Furthermore, siRNA nanoparticle-mediated gene therapy combined with a 3D cell culture technology is a powerful tool for generating customized medicine and high-throughput drug screening. However, more research is needed to create a perfusion-enabled 3D scaffold platform for testing the efficacy of in vitro immunotherapy.

The effect of in vitro immunotherapy has been tested using different 3D cell culture methods. However, a microfluidics-based 3D cell culture platform is an emerging technology that provides continuous perfusion to closely mimic physiological conditions one step closer to the in vivo condition.

7. Conclusion

This paper discusses 3D cell culture models utilized as immunotherapeutic platforms, each with its benefits and drawbacks. However, researchers are concentrating on more realistic in vivo properties as an immunotherapeutic model using a perfusion-enabled microfluidic-based 3D cell coculture platform. Targeted nanotherapeutics coupled with immunotherapy will change the course of cancer therapy. The understanding gained will be more effective and reduce side effects, increasing patient compliance.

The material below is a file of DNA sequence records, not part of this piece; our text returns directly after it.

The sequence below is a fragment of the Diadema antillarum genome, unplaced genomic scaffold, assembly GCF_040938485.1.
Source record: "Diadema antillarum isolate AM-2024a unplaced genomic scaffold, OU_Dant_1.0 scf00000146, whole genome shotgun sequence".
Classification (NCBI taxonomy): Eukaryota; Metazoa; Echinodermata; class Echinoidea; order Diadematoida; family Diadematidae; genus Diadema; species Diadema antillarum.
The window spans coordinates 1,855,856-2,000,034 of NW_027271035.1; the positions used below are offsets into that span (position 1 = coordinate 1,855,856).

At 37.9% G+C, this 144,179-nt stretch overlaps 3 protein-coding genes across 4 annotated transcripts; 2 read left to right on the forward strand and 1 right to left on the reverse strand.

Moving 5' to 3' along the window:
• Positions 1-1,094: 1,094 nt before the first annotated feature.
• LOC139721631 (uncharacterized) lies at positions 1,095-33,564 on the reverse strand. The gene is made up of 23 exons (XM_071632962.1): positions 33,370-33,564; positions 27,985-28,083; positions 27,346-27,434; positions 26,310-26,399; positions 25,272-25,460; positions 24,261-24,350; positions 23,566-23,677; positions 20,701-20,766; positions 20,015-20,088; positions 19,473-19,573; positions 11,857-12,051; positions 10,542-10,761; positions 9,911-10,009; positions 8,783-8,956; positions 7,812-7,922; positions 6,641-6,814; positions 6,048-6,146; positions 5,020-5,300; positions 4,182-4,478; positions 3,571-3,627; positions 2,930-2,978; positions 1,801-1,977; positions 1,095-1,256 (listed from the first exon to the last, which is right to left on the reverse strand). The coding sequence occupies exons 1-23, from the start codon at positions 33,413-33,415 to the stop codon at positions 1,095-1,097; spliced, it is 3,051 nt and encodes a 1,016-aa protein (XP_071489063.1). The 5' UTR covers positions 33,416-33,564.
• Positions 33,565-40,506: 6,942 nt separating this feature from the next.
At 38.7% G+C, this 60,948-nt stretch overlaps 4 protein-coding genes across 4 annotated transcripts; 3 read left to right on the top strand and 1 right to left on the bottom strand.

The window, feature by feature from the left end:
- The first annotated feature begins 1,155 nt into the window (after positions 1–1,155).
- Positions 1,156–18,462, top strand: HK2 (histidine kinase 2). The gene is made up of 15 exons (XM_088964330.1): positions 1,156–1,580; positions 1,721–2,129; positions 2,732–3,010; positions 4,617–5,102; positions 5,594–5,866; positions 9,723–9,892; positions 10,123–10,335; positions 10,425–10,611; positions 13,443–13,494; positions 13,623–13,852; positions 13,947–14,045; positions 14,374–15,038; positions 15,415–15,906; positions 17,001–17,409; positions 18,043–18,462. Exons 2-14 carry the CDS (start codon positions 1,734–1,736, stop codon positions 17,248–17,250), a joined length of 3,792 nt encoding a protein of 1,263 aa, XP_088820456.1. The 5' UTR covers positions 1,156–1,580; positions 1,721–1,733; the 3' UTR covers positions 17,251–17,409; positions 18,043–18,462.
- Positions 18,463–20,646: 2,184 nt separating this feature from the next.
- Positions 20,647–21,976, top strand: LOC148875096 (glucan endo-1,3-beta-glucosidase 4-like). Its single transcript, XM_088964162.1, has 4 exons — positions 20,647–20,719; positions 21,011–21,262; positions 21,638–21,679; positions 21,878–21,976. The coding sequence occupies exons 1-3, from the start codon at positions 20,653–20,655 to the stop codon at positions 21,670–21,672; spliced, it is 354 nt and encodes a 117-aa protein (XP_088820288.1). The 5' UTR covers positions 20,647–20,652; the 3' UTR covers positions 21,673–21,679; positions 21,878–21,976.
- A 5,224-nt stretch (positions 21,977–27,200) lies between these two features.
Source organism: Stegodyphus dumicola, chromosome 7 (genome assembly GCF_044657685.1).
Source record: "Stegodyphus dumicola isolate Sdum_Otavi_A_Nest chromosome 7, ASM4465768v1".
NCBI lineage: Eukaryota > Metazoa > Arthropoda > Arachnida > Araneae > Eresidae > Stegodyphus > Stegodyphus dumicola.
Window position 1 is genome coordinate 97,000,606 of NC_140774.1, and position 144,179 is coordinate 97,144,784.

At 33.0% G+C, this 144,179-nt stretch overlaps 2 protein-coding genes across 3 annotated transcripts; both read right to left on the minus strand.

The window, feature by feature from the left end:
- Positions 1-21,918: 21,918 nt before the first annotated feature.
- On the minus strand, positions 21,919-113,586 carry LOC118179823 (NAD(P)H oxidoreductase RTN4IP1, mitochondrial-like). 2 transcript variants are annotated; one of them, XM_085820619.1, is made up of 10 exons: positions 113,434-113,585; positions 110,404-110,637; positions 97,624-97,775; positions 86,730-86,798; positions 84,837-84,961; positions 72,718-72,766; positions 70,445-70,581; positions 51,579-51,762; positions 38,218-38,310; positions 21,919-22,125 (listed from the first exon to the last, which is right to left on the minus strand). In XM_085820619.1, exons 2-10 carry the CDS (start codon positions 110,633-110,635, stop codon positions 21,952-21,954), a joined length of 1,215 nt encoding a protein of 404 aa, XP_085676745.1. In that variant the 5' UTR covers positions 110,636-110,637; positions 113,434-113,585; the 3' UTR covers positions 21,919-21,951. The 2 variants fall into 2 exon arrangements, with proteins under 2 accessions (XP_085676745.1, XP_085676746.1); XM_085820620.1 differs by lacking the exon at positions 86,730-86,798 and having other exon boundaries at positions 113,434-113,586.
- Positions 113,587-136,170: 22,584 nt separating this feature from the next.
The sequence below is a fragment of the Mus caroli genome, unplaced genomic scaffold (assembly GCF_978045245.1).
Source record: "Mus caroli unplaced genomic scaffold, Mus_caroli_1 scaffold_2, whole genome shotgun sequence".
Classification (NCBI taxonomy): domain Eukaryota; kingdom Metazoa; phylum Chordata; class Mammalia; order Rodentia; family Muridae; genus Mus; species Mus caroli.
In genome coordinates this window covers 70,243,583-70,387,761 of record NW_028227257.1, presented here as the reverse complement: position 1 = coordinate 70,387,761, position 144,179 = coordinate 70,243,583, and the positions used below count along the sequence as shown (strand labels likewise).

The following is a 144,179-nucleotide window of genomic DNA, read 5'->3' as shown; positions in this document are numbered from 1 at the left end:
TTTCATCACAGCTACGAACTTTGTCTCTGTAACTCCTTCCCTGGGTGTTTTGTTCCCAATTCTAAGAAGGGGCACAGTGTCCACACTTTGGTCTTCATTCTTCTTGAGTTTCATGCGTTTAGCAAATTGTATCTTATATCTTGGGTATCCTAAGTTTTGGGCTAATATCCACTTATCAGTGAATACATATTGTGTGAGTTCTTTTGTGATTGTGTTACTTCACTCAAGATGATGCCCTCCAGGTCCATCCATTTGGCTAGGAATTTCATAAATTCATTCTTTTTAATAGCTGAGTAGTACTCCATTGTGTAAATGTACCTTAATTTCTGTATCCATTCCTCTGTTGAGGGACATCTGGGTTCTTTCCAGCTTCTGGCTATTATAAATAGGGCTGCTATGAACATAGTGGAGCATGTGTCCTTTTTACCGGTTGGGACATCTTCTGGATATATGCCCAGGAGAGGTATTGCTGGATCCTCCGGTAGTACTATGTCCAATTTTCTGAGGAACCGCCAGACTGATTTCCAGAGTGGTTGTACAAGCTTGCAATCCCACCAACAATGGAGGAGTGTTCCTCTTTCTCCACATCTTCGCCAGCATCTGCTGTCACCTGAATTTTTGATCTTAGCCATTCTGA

Acknowledgements

Pooja Suryavanshi would like to acknowledge the University Grants Commission (UGC) for the Senior Research fellowship.

Author contributions

All authors have contributed equally to the writing and revision of the manuscript.

Competing Interests

The authors have declared that no competing interest exists.

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Author contact